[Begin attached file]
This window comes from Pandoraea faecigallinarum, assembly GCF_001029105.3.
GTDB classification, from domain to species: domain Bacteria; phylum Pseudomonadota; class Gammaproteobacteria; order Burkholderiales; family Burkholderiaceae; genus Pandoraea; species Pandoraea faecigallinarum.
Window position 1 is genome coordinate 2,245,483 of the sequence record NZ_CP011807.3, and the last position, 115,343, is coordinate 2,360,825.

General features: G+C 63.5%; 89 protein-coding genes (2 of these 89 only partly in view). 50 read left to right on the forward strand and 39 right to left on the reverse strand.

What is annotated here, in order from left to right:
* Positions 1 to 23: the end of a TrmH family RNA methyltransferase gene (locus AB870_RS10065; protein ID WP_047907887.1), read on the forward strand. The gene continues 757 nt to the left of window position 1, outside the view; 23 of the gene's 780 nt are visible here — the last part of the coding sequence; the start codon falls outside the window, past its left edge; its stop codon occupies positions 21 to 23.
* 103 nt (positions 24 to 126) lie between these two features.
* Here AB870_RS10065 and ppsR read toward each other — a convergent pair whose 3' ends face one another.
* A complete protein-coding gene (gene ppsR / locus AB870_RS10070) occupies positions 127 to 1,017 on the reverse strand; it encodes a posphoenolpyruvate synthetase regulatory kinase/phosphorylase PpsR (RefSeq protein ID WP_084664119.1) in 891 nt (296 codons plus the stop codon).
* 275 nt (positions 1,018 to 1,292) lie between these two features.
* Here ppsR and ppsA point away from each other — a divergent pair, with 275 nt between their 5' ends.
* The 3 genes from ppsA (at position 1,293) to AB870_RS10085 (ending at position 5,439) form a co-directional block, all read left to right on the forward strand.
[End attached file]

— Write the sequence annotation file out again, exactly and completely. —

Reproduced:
This window comes from Pandoraea faecigallinarum, assembly GCF_001029105.3.
GTDB classification, from domain to species: domain Bacteria; phylum Pseudomonadota; class Gammaproteobacteria; order Burkholderiales; family Burkholderiaceae; genus Pandoraea; species Pandoraea faecigallinarum.
Window position 1 is genome coordinate 2,245,483 of the sequence record NZ_CP011807.3, and the last position, 115,343, is coordinate 2,360,825.

General features: G+C 63.5%; 89 protein-coding genes (2 of these 89 only partly in view). 50 read left to right on the forward strand and 39 right to left on the reverse strand.

What is annotated here, in order from left to right:
* Positions 1 to 23: the end of a TrmH family RNA methyltransferase gene (locus AB870_RS10065; protein ID WP_047907887.1), read on the forward strand. The gene continues 757 nt to the left of window position 1, outside the view; 23 of the gene's 780 nt are visible here — the last part of the coding sequence; the start codon falls outside the window, past its left edge; its stop codon occupies positions 21 to 23.
* 103 nt (positions 24 to 126) lie between these two features.
* Here AB870_RS10065 and ppsR read toward each other — a convergent pair whose 3' ends face one another.
* A complete protein-coding gene (gene ppsR / locus AB870_RS10070) occupies positions 127 to 1,017 on the reverse strand; it encodes a posphoenolpyruvate synthetase regulatory kinase/phosphorylase PpsR (RefSeq protein ID WP_084664119.1) in 891 nt (296 codons plus the stop codon).
* 275 nt (positions 1,018 to 1,292) lie between these two features.
* Here ppsR and ppsA point away from each other — a divergent pair, with 275 nt between their 5' ends.
* The 3 genes from ppsA (at position 1,293) to AB870_RS10085 (ending at position 5,439) form a co-directional block, all read left to right on the forward strand.